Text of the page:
Are There Alternatives to Wood Burners in Homes Without Chimneys? 

If you don't like the idea of fitting a flue system, but want the warmth and charm of a log burner, you should take a look at one of the wood burning stove alternatives on offer.

These include electric stoves, gas stoves and bioethanol fires. All have their pros and cons.

Electric Stoves

Electric stoves are an easy-to-fit, fuss free solution for those with no chimney. 

Compared to log burning stoves, gas stoves and other log burner alternatives, electric stoves are cheaper to buy and simple to install — in most cases you can just plug them in to an electrical socket. 

They require no chimney or hearth and don't give off any fumes.

On the downside, even the most realistic flame effects are no match for the real thing — plus, should you experience a power cut, your fire won't work. In addition, they don't give off as much heat as wood burning or gas stoves. 

electric stove

The Electric Stove Fire Heater from Russell Hobbs has two heat settings and an adjustable thermostat so you can alter the temperature easily to suit your needs. (Image credit: Russell Hobbs)

Gas Stoves

Gas stoves are a great option for those who want real flames. They come in a huge range of styles and offer the same kind of visual charm as a log burner. 

While no logs or kindling will be required, you will need a gas supply. You should also be aware than although you won't need a chimney, adequate ventilation will need to be put in place — plus you must get a Gas Safe registered engineer to install it in order to comply with Building Regulations

While there are options available for a couple of hundred pounds, some of the best gas stoves can cost over £1,000.

freestanding gas stove in living room

The NEO3F Gas Stove from ACR Stoves uses ultra realistic ceramic logs and can be controlled with the Symax remote control. There is also an optional LED lighting kit for an even more realistic look. £2,935. (Image credit: ACR Stoves)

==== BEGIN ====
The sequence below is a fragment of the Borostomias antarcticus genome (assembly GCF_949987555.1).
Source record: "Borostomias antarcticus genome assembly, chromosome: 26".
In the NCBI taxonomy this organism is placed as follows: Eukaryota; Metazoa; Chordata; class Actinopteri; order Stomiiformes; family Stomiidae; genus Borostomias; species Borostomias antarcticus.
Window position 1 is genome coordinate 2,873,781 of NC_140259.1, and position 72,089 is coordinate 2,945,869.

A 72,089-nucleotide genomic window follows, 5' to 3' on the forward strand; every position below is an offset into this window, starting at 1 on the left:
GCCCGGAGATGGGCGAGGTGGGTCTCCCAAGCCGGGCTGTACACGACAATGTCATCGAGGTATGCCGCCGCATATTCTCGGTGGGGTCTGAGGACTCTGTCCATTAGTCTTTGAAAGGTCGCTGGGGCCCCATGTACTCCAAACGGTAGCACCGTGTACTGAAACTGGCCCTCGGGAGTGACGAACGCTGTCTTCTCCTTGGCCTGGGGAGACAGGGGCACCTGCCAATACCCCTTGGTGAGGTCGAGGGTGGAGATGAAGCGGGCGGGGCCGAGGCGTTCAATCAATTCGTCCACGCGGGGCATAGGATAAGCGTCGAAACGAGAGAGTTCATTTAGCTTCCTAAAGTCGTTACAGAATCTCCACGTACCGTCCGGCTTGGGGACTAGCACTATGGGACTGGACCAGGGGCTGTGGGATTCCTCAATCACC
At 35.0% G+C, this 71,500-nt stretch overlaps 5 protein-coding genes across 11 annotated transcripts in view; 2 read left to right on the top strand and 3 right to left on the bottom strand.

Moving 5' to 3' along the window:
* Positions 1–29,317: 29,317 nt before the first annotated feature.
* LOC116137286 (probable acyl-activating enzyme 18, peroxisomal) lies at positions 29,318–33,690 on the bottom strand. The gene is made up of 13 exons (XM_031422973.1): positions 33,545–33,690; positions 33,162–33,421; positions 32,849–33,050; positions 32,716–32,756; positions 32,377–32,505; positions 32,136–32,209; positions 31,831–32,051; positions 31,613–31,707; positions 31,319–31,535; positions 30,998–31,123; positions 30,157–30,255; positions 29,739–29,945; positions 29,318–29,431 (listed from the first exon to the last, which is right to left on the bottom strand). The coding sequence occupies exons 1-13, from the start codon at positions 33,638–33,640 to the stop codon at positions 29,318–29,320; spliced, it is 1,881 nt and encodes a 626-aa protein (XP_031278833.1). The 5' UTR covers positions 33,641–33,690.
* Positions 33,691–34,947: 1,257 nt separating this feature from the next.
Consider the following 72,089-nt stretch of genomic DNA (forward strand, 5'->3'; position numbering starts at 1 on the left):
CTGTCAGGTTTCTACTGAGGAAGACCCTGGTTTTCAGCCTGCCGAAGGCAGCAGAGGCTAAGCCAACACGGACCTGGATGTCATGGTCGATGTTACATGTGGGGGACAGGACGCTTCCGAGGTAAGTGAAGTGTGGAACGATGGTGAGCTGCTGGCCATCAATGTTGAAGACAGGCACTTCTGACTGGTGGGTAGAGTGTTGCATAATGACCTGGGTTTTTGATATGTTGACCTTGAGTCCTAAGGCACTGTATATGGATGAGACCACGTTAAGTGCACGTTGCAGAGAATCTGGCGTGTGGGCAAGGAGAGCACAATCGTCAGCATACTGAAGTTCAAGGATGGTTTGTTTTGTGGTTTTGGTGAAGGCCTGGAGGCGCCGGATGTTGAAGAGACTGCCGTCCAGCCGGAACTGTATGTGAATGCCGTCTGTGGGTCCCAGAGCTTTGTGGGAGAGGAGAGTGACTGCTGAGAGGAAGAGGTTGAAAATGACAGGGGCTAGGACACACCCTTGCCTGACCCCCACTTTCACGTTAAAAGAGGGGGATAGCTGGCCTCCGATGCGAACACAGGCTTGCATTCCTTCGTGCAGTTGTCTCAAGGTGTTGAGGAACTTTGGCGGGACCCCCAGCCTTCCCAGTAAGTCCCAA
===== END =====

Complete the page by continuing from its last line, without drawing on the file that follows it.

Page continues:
Bioethanol Fireplaces

Bioethanol fireplaces require no chimney, yet produce a living flame and require no specialist fitting. 

They can be placed pretty much wherever you want them and come in wall mounted or freestanding models — some can even be controlled via a remote control or smart device.

On the downside, they heat they give off is not as high as a log burning or gas stove so they may not suit those who want a stove as a primary heat source. However, they're a good options for those building new energy-efficient homes.

bioethanol fireplace in contemporary setting

The contemporary black hanging Sky bioethanol fire by Le Feu, from Lime Lace, is suspended from the ceiling and radiates a soft warmth. £1,599. (Image credit: Lime Lace)
Natasha Brinsmead

Natasha is Homebuilding & Renovating’s Associate Content Editor and has been a member of the team for over two decades. An experienced journalist and renovation expert, she has written for a number of homes titles. Over the years Natasha has renovated and carried out a side extension to a Victorian terrace. She is currently living in the rural Edwardian cottage she renovated and extended on a largely DIY basis, living on site for the duration of the project. She is now looking for her next project — something which is proving far harder than she thought it would be.